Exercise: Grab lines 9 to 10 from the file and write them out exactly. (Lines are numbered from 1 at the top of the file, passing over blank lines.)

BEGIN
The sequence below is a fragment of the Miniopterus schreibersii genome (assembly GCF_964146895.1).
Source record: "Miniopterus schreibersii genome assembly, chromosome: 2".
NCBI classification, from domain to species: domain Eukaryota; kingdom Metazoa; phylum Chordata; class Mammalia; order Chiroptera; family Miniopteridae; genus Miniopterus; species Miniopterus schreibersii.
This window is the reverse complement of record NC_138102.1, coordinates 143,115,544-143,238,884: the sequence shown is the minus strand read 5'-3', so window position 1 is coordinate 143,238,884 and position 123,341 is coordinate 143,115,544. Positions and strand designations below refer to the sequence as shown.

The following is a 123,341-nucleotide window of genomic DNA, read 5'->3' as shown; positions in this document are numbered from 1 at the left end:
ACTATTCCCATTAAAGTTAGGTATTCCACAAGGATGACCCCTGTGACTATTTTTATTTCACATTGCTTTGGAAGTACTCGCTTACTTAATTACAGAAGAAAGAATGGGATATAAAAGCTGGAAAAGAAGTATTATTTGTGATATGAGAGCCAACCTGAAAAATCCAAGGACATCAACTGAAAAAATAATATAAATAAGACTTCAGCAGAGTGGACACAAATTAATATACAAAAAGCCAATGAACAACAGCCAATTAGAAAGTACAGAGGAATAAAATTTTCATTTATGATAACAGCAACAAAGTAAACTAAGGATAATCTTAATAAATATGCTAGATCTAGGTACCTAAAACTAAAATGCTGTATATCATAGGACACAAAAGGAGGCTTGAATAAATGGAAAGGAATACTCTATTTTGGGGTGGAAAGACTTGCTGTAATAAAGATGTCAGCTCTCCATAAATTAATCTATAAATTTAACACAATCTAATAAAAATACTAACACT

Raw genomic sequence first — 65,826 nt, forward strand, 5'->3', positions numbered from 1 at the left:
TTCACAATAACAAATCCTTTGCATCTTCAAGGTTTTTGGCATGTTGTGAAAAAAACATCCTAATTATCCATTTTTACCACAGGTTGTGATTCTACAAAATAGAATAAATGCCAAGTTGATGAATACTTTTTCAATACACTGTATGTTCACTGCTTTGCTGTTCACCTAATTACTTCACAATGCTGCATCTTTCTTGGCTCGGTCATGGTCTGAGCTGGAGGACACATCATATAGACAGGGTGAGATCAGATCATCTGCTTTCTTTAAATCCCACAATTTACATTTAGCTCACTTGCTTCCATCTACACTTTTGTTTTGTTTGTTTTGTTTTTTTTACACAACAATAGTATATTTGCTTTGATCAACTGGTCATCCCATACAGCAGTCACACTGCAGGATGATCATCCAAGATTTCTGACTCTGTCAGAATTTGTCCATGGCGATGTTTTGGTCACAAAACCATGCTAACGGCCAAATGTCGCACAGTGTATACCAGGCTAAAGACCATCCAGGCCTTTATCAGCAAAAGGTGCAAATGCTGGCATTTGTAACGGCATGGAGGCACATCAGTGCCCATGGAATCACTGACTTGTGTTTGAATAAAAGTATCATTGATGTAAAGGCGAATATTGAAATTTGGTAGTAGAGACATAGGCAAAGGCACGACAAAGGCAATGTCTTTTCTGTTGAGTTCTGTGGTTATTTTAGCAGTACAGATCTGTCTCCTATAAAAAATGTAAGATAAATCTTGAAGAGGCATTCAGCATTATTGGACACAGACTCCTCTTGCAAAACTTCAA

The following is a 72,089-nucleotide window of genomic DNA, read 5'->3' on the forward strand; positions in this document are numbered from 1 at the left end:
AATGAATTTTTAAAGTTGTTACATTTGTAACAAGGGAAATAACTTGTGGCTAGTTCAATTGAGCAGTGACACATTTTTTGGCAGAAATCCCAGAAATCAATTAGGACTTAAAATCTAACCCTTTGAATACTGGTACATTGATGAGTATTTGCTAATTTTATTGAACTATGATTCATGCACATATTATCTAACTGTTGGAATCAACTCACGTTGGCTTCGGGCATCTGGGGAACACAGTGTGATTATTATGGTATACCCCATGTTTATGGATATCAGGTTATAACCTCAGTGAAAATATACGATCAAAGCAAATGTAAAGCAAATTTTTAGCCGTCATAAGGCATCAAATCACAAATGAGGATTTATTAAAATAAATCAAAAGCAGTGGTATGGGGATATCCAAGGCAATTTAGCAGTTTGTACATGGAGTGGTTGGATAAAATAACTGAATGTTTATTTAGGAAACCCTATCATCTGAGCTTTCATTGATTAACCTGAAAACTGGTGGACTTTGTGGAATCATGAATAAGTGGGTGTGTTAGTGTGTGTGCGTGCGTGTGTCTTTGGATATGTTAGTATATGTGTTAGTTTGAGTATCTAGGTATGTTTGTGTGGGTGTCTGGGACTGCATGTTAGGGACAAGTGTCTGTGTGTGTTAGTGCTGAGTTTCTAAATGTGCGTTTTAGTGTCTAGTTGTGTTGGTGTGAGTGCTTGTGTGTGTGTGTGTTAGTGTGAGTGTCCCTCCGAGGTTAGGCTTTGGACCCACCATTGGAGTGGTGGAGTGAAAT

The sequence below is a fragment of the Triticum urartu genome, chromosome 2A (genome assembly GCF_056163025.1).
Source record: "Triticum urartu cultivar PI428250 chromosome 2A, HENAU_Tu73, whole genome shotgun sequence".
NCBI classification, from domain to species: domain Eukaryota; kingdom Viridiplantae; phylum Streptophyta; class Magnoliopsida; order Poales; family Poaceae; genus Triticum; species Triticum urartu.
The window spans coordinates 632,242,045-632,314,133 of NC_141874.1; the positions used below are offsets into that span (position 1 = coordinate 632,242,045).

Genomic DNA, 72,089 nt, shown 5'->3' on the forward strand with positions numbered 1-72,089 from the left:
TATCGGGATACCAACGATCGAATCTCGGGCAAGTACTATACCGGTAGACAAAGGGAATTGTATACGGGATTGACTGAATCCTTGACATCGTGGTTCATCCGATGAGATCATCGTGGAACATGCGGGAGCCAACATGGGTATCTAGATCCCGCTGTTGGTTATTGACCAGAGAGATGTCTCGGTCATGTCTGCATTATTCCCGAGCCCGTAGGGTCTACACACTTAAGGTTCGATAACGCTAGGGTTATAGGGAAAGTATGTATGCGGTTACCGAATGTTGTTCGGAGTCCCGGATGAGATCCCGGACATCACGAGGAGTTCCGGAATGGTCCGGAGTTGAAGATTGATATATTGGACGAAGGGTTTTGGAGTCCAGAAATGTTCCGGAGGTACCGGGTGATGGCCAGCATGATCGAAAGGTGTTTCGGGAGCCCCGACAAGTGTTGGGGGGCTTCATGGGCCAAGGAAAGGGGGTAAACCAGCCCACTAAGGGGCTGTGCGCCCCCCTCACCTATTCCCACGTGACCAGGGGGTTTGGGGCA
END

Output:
The following is a 72,089-nucleotide window of genomic DNA, read 5'->3' on the forward strand; positions in this document are numbered from 1 at the left end:
AATGAATTTTTAAAGTTGTTACATTTGTAACAAGGGAAATAACTTGTGGCTAGTTCAATTGAGCAGTGACACATTTTTTGGCAGAAATCCCAGAAATCAATTAGGACTTAAAATCTAACCCTTTGAATACTGGTACATTGATGAGTATTTGCTAATTTTATTGAACTATGATTCATGCACATATTATCTAACTGTTGGAATCAACTCACGTTGGCTTCGGGCATCTGGGGAACACAGTGTGATTATTATGGTATACCCCATGTTTATGGATATCAGGTTATAACCTCAGTGAAAATATACGATCAAAGCAAATGTAAAGCAAATTTTTAGCCGTCATAAGGCATCAAATCACAAATGAGGATTTATTAAAATAAATCAAAAGCAGTGGTATGGGGATATCCAAGGCAATTTAGCAGTTTGTACATGGAGTGGTTGGATAAAATAACTGAATGTTTATTTAGGAAACCCTATCATCTGAGCTTTCATTGATTAACCTGAAAACTGGTGGACTTTGTGGAATCATGAATAAGTGGGTGTGTTAGTGTGTGTGCGTGCGTGTGTCTTTGGATATGTTAGTATATGTGTTAGTTTGAGTATCTAGGTATGTTTGTGTGGGTGTCTGGGACTGCATGTTAGGGACAAGTGTCTGTGTGTGTTAGTGCTGAGTTTCTAAATGTGCGTTTTAGTGTCTAGTTGTGTTGGTGTGAGTGCTTGTGTGTGTGTGTGTTAGTGTGAGTGTCCCTCCGAGGTTAGGCTTTGGACCCACCATTGGAGTGGTGGAGTGAAAT